To the people walking through Washington Square on a Tuesday evening, Occupy Weed Street’s 4/20 Fight Club might only look like a mismatched group, in various stages of smoking marijuana and learning capoeira moves.
Peel back the layers, and you have more interesting characters, co-founders who quit their day jobs to educate the masses on marijuana legalization, and who are crowdfunding to keep the electricity on in their Williamsburg apartment. Founder of the Global Marijuana March and marijuana activist-legend who is working to start an Ibogaine clinic in Kabul to rid heroin users of the addiction. A filmmaker.A business developer who wants everyone to know their constitutional right to jury nullification.
And they have more important things they're working on than practicing handstands,re-packing their one-hitters and almost kicking oblivious passersby in the face. They're creating a "grassroots army" behind New York Senator Liz Krueger'sMarijuana Regulation and Taxation Act, which she plans to introduce this January.
"For me, it’s about promoting martial arts as much as it is promoting marijuana," said Harrison Tesoura Schultz, 31, who founded Occupy Weed Street with his girlfriend, Lorna Shannon. "Marijuana is the bait, but martial arts is the switch; I want marijuana to be a gateway to martial arts."
"One of the things I hate about going to meetings with activists is they’re just contentious, unproductive," Schultz said. "I want to give people a way to come, get their aggression out before the meeting ... when we're done, all stoned and tripping on endorphins, the adrenaline buzz, then let's talk."
Schultz and Shannon, 30, quit their jobs about a year ago, a data analyst and teacher, respectively, to focus on marijuana legalization and promoting what they call a "Green New Deal." Their weekly meetings include Tuesday's 4/20 fight club, and a Monday vigil outside of the Federal Reserve.
Shannon can pinpoint the exact moment when she knew marijuana was worth fighting for. She was 19, living in an apartment where marijuana plants were growing, and the police showed up after she had a verbal fight with her boyfriend at the time.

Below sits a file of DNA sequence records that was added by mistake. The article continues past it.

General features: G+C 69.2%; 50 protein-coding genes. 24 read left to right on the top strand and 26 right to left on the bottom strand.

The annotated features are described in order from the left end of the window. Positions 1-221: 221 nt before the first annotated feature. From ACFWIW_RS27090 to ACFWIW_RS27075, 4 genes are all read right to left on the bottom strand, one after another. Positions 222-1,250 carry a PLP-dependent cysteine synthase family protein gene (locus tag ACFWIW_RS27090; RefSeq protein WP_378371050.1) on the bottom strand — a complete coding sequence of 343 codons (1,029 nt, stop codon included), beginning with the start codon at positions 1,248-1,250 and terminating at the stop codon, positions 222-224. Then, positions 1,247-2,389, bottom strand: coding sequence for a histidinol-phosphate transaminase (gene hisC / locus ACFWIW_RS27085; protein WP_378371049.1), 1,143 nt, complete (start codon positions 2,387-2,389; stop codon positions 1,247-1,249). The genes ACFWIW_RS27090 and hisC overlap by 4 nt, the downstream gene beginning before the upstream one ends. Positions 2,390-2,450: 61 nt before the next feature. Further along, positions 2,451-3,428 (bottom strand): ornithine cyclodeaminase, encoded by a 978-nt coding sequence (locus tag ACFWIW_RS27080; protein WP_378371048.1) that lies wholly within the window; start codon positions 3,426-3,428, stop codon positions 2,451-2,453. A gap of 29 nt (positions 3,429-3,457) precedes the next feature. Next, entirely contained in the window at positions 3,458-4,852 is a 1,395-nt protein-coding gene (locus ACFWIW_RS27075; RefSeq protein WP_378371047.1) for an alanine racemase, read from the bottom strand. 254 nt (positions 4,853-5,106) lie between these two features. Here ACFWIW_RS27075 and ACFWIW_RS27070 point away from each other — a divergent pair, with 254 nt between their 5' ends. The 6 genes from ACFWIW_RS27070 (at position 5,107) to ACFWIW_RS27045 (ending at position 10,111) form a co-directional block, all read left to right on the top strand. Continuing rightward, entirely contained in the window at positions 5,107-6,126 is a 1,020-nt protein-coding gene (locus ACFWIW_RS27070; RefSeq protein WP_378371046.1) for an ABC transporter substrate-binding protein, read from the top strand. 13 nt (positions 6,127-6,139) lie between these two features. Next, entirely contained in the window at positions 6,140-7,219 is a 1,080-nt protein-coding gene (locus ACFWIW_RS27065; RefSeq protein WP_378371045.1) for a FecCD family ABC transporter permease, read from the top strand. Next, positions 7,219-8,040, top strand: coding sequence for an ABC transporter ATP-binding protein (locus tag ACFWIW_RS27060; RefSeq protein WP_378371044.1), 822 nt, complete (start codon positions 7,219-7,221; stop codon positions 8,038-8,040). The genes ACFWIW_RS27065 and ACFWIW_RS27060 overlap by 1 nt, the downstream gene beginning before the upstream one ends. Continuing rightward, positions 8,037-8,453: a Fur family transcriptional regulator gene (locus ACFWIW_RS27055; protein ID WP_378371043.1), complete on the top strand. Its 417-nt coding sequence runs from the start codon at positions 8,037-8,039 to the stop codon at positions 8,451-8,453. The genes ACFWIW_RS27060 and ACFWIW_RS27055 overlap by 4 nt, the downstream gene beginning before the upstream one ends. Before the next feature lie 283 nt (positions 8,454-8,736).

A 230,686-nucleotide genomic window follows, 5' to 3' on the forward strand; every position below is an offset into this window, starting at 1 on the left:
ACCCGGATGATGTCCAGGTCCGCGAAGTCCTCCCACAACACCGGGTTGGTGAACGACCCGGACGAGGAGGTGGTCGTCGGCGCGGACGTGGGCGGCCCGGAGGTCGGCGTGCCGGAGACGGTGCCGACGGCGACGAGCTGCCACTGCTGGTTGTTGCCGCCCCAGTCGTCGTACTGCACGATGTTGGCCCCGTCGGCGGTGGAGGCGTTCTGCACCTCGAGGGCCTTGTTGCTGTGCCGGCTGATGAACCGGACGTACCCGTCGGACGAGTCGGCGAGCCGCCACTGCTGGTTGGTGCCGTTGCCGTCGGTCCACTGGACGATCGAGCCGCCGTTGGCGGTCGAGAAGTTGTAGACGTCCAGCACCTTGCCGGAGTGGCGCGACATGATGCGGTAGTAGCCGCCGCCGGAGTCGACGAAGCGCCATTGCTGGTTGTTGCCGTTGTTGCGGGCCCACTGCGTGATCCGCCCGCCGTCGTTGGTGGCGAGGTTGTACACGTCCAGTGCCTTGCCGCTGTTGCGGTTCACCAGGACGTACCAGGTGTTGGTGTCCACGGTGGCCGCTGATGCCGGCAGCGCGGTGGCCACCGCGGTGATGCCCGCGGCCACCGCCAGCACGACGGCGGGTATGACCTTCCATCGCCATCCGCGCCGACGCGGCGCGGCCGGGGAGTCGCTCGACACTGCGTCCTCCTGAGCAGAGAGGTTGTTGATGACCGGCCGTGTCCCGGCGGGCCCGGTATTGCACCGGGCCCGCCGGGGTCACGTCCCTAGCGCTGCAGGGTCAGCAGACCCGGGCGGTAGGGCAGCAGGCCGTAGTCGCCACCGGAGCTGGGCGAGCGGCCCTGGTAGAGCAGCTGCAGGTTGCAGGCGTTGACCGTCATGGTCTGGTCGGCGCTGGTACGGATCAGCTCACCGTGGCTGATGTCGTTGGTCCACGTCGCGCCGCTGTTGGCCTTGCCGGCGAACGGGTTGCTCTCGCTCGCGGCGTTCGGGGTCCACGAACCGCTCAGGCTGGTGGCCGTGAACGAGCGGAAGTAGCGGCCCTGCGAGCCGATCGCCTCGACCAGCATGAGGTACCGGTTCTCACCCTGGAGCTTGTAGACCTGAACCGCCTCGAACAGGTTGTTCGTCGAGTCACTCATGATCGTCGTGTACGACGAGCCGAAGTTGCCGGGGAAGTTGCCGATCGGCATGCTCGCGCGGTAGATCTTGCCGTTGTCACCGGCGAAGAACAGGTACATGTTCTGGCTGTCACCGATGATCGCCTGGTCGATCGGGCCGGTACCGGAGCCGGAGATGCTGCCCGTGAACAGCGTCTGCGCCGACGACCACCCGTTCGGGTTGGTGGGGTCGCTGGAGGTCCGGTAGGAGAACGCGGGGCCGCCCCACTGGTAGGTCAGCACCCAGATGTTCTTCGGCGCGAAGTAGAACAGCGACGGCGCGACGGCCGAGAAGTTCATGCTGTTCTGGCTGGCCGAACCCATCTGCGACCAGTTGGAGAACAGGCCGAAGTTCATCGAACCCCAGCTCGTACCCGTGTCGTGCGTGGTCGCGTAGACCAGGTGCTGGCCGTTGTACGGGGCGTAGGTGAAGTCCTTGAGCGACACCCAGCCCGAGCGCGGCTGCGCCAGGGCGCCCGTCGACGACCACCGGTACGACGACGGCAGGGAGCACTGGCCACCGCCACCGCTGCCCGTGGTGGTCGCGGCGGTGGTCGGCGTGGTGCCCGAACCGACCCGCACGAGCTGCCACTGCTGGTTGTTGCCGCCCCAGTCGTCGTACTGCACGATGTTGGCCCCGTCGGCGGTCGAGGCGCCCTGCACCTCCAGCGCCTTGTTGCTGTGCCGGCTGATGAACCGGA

She received a summons for some "seeds and stems" and smoking paraphernalia. But the cops didn't find the 75 plants growing just a room away in the small apartment.
"I could have been in federal prison today ... my life hung by a thread," Shannon said. "It was definitely a wake up call, like, is this something I'm willing to put that much of a risk to have in my life, and the answer was yes."
Fight club is the night to let loose, do handstands in front of the fountain, smoke and spread the word.
"It'sabout legalization but it’s also about creating art, making fun as it’s happening, because at the end of the day if they don’t legalize marijuana, we’re out here talking politics if nothing else," Shannon said. "Peoplebecome more engaged."
While the group is working to dispel "stoner myths," there is some stereotypical behavior for sure: Schultz and the others warm up with a game of hacky sack. A tambourine shakes, an acoustic guitar is strummed.
The main event is the "toke of the week," a premium joint smuggled back on a flight from Chicago, and dedicated to Krueger. Then, a quick meeting. Schultz talks aboutcapoeira and Occupy Weed Street. Dana Beal, a longtime marijuana activist, speaks about his work with Ibogaine, a plant he believes can cure heroin addiction with a single dose.
"We're not lazy, we're not stupid, we're not undisciplined," Schultz tells the small and captive crowd. "This is a gateway to a healthier lifestyle, this is preventative medicine, this isn’t something we should be doing in a closet anymore, this is something we should be doing in public like we are here today."
Schultz continues: "I just smoked a s***load of pot, let’s smoke some more pot, and i’ll show you some capoeira."